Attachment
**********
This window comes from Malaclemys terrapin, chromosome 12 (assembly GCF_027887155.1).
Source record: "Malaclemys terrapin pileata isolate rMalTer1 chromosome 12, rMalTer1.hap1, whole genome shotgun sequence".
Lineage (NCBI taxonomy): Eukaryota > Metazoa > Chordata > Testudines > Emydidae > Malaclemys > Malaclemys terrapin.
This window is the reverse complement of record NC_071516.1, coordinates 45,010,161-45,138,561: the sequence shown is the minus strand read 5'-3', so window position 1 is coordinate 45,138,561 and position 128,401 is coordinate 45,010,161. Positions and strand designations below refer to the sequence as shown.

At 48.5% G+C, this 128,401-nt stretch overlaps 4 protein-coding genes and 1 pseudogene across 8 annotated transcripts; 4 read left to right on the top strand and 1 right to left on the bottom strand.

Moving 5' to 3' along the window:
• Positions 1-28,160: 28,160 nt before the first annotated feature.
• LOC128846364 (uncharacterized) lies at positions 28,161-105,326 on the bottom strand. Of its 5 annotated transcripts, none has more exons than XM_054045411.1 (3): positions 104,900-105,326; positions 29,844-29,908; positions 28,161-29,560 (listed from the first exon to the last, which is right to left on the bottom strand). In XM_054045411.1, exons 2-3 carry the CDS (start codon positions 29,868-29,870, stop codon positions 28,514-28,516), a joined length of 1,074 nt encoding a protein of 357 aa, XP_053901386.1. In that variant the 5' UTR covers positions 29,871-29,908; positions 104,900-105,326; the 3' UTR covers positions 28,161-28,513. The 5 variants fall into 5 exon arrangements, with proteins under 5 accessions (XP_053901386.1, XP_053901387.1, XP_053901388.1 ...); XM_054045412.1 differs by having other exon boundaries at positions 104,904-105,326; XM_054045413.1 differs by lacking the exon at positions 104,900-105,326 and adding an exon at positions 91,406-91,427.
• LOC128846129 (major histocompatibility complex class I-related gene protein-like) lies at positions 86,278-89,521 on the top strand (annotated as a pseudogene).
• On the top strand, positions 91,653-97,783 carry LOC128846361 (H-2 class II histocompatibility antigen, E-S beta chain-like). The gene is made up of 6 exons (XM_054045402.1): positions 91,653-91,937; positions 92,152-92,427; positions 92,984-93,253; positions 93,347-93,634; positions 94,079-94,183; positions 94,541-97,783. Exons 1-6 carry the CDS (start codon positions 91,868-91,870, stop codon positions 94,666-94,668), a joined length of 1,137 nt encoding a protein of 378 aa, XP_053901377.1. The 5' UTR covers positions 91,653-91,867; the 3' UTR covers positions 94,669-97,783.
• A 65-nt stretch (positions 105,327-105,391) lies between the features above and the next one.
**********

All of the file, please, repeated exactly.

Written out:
This window comes from Malaclemys terrapin, chromosome 12 (assembly GCF_027887155.1).
Source record: "Malaclemys terrapin pileata isolate rMalTer1 chromosome 12, rMalTer1.hap1, whole genome shotgun sequence".
Lineage (NCBI taxonomy): Eukaryota > Metazoa > Chordata > Testudines > Emydidae > Malaclemys > Malaclemys terrapin.
This window is the reverse complement of record NC_071516.1, coordinates 45,010,161-45,138,561: the sequence shown is the minus strand read 5'-3', so window position 1 is coordinate 45,138,561 and position 128,401 is coordinate 45,010,161. Positions and strand designations below refer to the sequence as shown.

At 48.5% G+C, this 128,401-nt stretch overlaps 4 protein-coding genes and 1 pseudogene across 8 annotated transcripts; 4 read left to right on the top strand and 1 right to left on the bottom strand.

Moving 5' to 3' along the window:
• Positions 1-28,160: 28,160 nt before the first annotated feature.
• LOC128846364 (uncharacterized) lies at positions 28,161-105,326 on the bottom strand. Of its 5 annotated transcripts, none has more exons than XM_054045411.1 (3): positions 104,900-105,326; positions 29,844-29,908; positions 28,161-29,560 (listed from the first exon to the last, which is right to left on the bottom strand). In XM_054045411.1, exons 2-3 carry the CDS (start codon positions 29,868-29,870, stop codon positions 28,514-28,516), a joined length of 1,074 nt encoding a protein of 357 aa, XP_053901386.1. In that variant the 5' UTR covers positions 29,871-29,908; positions 104,900-105,326; the 3' UTR covers positions 28,161-28,513. The 5 variants fall into 5 exon arrangements, with proteins under 5 accessions (XP_053901386.1, XP_053901387.1, XP_053901388.1 ...); XM_054045412.1 differs by having other exon boundaries at positions 104,904-105,326; XM_054045413.1 differs by lacking the exon at positions 104,900-105,326 and adding an exon at positions 91,406-91,427.
• LOC128846129 (major histocompatibility complex class I-related gene protein-like) lies at positions 86,278-89,521 on the top strand (annotated as a pseudogene).
• On the top strand, positions 91,653-97,783 carry LOC128846361 (H-2 class II histocompatibility antigen, E-S beta chain-like). The gene is made up of 6 exons (XM_054045402.1): positions 91,653-91,937; positions 92,152-92,427; positions 92,984-93,253; positions 93,347-93,634; positions 94,079-94,183; positions 94,541-97,783. Exons 1-6 carry the CDS (start codon positions 91,868-91,870, stop codon positions 94,666-94,668), a joined length of 1,137 nt encoding a protein of 378 aa, XP_053901377.1. The 5' UTR covers positions 91,653-91,867; the 3' UTR covers positions 94,669-97,783.
• A 65-nt stretch (positions 105,327-105,391) lies between the features above and the next one.